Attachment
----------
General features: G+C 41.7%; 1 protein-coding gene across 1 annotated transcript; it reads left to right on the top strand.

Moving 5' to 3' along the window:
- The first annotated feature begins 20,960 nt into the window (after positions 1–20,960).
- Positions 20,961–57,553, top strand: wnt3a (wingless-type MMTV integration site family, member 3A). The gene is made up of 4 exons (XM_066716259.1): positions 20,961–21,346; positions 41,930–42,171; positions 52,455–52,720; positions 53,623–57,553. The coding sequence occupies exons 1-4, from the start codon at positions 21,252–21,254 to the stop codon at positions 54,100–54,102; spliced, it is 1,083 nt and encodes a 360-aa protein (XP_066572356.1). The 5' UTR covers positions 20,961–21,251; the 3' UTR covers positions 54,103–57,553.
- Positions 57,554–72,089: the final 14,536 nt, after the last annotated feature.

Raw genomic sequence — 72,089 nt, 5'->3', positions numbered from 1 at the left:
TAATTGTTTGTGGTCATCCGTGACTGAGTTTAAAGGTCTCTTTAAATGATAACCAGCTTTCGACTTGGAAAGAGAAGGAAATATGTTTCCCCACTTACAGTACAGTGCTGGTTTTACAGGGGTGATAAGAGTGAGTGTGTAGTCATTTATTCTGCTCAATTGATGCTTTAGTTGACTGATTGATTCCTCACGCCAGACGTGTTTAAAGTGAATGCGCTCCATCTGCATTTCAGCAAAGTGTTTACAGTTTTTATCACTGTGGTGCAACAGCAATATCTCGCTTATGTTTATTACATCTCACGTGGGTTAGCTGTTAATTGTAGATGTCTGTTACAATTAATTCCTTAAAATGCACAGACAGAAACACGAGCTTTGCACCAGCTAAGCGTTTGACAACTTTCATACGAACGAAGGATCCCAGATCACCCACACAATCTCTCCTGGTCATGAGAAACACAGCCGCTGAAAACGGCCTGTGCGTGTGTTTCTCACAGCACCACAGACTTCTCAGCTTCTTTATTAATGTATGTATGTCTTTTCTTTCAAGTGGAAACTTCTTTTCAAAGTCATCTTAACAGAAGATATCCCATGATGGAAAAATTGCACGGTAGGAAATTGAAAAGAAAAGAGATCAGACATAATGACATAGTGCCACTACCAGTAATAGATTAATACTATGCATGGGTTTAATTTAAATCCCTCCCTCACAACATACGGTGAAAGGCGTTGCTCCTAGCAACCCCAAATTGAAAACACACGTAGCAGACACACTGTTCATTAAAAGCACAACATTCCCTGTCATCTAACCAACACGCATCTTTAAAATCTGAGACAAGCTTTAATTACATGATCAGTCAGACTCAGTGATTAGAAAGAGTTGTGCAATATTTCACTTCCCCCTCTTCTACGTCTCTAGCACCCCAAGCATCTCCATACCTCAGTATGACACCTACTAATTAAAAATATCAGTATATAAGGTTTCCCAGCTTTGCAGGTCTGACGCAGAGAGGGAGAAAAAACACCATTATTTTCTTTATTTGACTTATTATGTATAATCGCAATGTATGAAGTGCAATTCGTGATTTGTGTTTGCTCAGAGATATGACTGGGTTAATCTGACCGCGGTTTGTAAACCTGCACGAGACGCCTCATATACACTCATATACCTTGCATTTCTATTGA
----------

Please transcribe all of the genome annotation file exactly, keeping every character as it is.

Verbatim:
General features: G+C 41.7%; 1 protein-coding gene across 1 annotated transcript; it reads left to right on the top strand.

Moving 5' to 3' along the window:
- The first annotated feature begins 20,960 nt into the window (after positions 1–20,960).
- Positions 20,961–57,553, top strand: wnt3a (wingless-type MMTV integration site family, member 3A). The gene is made up of 4 exons (XM_066716259.1): positions 20,961–21,346; positions 41,930–42,171; positions 52,455–52,720; positions 53,623–57,553. The coding sequence occupies exons 1-4, from the start codon at positions 21,252–21,254 to the stop codon at positions 54,100–54,102; spliced, it is 1,083 nt and encodes a 360-aa protein (XP_066572356.1). The 5' UTR covers positions 20,961–21,251; the 3' UTR covers positions 54,103–57,553.
- Positions 57,554–72,089: the final 14,536 nt, after the last annotated feature.

Raw genomic sequence — 72,089 nt, 5'->3', positions numbered from 1 at the left:
TAATTGTTTGTGGTCATCCGTGACTGAGTTTAAAGGTCTCTTTAAATGATAACCAGCTTTCGACTTGGAAAGAGAAGGAAATATGTTTCCCCACTTACAGTACAGTGCTGGTTTTACAGGGGTGATAAGAGTGAGTGTGTAGTCATTTATTCTGCTCAATTGATGCTTTAGTTGACTGATTGATTCCTCACGCCAGACGTGTTTAAAGTGAATGCGCTCCATCTGCATTTCAGCAAAGTGTTTACAGTTTTTATCACTGTGGTGCAACAGCAATATCTCGCTTATGTTTATTACATCTCACGTGGGTTAGCTGTTAATTGTAGATGTCTGTTACAATTAATTCCTTAAAATGCACAGACAGAAACACGAGCTTTGCACCAGCTAAGCGTTTGACAACTTTCATACGAACGAAGGATCCCAGATCACCCACACAATCTCTCCTGGTCATGAGAAACACAGCCGCTGAAAACGGCCTGTGCGTGTGTTTCTCACAGCACCACAGACTTCTCAGCTTCTTTATTAATGTATGTATGTCTTTTCTTTCAAGTGGAAACTTCTTTTCAAAGTCATCTTAACAGAAGATATCCCATGATGGAAAAATTGCACGGTAGGAAATTGAAAAGAAAAGAGATCAGACATAATGACATAGTGCCACTACCAGTAATAGATTAATACTATGCATGGGTTTAATTTAAATCCCTCCCTCACAACATACGGTGAAAGGCGTTGCTCCTAGCAACCCCAAATTGAAAACACACGTAGCAGACACACTGTTCATTAAAAGCACAACATTCCCTGTCATCTAACCAACACGCATCTTTAAAATCTGAGACAAGCTTTAATTACATGATCAGTCAGACTCAGTGATTAGAAAGAGTTGTGCAATATTTCACTTCCCCCTCTTCTACGTCTCTAGCACCCCAAGCATCTCCATACCTCAGTATGACACCTACTAATTAAAAATATCAGTATATAAGGTTTCCCAGCTTTGCAGGTCTGACGCAGAGAGGGAGAAAAAACACCATTATTTTCTTTATTTGACTTATTATGTATAATCGCAATGTATGAAGTGCAATTCGTGATTTGTGTTTGCTCAGAGATATGACTGGGTTAATCTGACCGCGGTTTGTAAACCTGCACGAGACGCCTCATATACACTCATATACCTTGCATTTCTATTGA